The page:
carnival in Veracruz Crowds throng the parade route at a previous version of carnival in Veracruz.

Virtual carnival in Veracruz to cost economy at least 250 million pesos

Organizers abandon hopes to hold a non-virtual event

For the first time in its 96-year history, the city of Veracruz will celebrate its annual carnival virtually due to Covid-19.

“To protect the health of all,” as the festival’s official website puts it, “the 2021 Veracruz Carnaval will arrive at your home.”

Event organizers debated for months before deciding against an in-person event, said Veracruz Mayor Yunes Márquez.

“… it was impossible to do an in-person carnival, impossible to do it in February, and also impossible to do it in the summer,” he said. “We had the hope that vaccinations would happen faster, but the reality is that … vaccination is happening extremely slowly. The responsible thing to do is to not make it an in-person event.”

The festival, which will take place February 25–28, joins countless other festivals across Mexico that have adopted a virtual format in 2020 and 2021 in order to avoid spreading the coronavirus. It also follows the lead of other 2021 festivals in Veracruz state going virtual this year, including the annual Candelaria (Candlemas) festival earlier this month in Tlacotalpan and the upcoming Cumbre Tajín festival this spring in Papantla.

Carnival committee president José Antonio Pérez told the newspaper Milenio that the virtual version will involve several recorded videos, using footage from previous years to create various profiles on former years’ parades, the previous kings and queens of the festival, and costumes used by participants in previous events. The festival will also name an honorary king and queen.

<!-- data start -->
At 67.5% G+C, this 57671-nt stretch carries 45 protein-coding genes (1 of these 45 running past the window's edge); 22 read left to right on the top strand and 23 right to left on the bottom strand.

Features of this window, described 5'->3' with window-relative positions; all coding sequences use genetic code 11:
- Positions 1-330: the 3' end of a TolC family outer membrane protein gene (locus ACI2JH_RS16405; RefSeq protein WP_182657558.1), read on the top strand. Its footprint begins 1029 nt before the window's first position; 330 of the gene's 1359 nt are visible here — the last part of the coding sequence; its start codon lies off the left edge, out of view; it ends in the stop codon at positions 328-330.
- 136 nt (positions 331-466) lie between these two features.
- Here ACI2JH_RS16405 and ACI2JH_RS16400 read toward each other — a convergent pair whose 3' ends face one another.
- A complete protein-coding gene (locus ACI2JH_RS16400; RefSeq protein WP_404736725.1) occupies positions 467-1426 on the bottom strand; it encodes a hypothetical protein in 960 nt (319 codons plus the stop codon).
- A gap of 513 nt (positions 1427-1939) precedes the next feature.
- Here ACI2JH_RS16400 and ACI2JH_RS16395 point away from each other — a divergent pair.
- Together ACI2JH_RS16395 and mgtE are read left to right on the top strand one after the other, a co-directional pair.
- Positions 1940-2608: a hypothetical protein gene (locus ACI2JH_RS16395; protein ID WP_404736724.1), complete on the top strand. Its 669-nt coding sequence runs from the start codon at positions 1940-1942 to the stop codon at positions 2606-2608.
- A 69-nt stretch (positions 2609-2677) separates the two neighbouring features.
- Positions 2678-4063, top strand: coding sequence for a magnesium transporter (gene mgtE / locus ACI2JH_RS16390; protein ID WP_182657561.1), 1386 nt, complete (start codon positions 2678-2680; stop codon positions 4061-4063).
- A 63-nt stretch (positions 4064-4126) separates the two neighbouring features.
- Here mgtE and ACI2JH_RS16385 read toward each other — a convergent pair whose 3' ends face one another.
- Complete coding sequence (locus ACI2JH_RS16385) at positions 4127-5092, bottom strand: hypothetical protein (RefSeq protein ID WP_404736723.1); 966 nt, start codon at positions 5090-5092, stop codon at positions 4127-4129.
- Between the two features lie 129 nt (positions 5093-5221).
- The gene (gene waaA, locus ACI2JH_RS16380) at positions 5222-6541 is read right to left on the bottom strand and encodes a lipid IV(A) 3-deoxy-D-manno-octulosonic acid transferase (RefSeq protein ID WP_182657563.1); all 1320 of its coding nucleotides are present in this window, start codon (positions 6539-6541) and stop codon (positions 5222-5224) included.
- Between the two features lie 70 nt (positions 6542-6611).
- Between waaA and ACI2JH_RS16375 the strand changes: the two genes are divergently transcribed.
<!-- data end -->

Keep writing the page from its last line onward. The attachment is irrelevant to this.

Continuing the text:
The change to a virtual event, say organizers, will cost city businesses an estimated 250–300 million pesos in lost visitor revenues.

Last year, according to the Veracruz city government’s website, the event attracted a total of more than 1 million attendees, with 135,000 people alone attending its parades, bringing a total of 260 million pesos to city businesses. Hotels reached an average 86% occupancy that weekend, according to the Mexican Association of Hotels and Motels of Veracruz-Boca del Río.

However, Veracruz also faced daunting Covid-19 numbers: the city has seen 10,843 Covid cases, more than 20% of the total number of cases statewide. The state is currently at the high-risk orange level on the nation’s coronavirus stoplight map at least until February 14.

Source: Milenio (sp)

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